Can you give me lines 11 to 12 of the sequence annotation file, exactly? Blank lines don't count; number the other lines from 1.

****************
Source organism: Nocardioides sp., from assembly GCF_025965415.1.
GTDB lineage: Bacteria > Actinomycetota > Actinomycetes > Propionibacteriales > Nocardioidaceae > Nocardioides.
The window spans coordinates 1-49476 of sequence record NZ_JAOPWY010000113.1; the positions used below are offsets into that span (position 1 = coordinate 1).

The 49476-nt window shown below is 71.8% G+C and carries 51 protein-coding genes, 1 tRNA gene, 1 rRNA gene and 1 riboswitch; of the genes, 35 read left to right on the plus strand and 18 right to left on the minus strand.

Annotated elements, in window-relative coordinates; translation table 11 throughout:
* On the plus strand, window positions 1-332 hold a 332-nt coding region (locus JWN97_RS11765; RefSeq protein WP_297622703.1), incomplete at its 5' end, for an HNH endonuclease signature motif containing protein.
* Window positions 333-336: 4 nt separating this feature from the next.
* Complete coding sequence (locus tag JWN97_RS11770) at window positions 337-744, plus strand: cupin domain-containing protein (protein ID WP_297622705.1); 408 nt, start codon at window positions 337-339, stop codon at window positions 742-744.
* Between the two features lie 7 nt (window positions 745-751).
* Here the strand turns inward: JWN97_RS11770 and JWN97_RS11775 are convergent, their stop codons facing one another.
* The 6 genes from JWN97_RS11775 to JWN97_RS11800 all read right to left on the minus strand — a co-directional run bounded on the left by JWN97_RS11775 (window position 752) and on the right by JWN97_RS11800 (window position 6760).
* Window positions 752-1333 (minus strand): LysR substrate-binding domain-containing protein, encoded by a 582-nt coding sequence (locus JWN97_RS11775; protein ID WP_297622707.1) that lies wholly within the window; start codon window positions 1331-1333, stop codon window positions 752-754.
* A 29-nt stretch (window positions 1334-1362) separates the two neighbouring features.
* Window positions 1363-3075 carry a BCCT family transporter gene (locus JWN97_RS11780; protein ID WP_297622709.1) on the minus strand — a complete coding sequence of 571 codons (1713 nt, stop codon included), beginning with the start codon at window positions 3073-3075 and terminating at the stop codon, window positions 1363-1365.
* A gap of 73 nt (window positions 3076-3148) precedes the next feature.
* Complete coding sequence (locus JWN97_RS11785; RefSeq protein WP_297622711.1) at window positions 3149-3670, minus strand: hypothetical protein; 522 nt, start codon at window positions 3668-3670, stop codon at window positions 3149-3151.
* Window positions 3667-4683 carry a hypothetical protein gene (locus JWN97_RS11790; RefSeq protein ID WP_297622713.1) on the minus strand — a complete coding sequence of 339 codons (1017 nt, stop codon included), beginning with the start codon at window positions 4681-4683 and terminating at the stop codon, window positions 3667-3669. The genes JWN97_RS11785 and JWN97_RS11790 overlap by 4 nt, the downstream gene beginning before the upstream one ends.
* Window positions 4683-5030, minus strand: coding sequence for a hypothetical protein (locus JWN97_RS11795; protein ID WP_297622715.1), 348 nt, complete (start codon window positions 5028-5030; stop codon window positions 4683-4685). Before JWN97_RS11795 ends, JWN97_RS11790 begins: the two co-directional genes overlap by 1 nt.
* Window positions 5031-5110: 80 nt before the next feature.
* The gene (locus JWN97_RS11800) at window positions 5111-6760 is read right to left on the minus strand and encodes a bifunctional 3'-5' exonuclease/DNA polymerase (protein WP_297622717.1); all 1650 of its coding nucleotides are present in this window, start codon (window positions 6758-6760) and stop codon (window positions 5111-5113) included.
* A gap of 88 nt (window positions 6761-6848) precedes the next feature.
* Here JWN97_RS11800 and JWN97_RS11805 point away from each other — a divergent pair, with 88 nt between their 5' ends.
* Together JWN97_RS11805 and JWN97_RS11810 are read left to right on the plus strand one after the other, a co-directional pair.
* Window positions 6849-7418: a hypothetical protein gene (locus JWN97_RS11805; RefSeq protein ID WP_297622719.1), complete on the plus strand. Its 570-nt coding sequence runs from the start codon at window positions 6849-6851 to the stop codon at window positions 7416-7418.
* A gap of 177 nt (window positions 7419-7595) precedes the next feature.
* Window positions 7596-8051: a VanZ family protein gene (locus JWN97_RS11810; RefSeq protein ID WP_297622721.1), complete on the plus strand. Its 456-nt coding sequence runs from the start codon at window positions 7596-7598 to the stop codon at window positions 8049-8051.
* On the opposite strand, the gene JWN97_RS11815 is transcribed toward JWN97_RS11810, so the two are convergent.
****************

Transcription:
* The 6 genes from JWN97_RS11775 to JWN97_RS11800 all read right to left on the minus strand — a co-directional run bounded on the left by JWN97_RS11775 (window position 752) and on the right by JWN97_RS11800 (window position 6760).
* Window positions 752-1333 (minus strand): LysR substrate-binding domain-containing protein, encoded by a 582-nt coding sequence (locus JWN97_RS11775; protein ID WP_297622707.1) that lies wholly within the window; start codon window positions 1331-1333, stop codon window positions 752-754.